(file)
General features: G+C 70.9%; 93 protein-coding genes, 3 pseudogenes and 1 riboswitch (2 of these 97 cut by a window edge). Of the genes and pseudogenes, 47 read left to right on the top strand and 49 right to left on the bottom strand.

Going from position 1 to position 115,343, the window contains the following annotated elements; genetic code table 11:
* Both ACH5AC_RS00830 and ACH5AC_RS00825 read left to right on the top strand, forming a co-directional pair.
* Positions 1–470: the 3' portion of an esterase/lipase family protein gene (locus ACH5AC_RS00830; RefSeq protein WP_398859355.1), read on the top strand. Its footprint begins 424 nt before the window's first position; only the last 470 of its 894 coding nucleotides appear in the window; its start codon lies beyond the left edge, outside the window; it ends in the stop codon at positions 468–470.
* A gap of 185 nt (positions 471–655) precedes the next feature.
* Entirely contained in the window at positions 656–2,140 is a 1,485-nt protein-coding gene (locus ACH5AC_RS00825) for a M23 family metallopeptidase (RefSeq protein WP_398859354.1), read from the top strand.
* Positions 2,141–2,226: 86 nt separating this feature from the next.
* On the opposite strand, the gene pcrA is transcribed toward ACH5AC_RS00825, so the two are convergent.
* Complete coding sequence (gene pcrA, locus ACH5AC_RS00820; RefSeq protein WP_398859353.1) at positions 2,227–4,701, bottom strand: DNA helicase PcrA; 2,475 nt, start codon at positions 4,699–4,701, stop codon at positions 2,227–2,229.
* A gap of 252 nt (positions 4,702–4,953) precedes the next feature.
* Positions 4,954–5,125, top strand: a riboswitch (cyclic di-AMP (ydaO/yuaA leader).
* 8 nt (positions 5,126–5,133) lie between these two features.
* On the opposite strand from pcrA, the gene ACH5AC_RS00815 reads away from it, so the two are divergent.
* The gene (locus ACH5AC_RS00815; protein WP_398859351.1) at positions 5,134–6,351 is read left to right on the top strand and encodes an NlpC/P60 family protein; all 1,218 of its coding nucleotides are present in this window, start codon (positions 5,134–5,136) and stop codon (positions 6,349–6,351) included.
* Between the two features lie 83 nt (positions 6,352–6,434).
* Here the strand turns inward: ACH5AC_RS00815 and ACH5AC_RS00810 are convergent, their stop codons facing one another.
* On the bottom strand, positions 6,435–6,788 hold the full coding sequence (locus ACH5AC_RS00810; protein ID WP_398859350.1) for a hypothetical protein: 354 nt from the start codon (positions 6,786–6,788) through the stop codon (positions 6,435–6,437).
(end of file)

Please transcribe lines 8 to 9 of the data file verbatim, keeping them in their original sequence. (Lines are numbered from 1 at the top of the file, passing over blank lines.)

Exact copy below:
* On the opposite strand, the gene pcrA is transcribed toward ACH5AC_RS00825, so the two are convergent.
* Complete coding sequence (gene pcrA, locus ACH5AC_RS00820; RefSeq protein WP_398859353.1) at positions 2,227–4,701, bottom strand: DNA helicase PcrA; 2,475 nt, start codon at positions 4,699–4,701, stop codon at positions 2,227–2,229.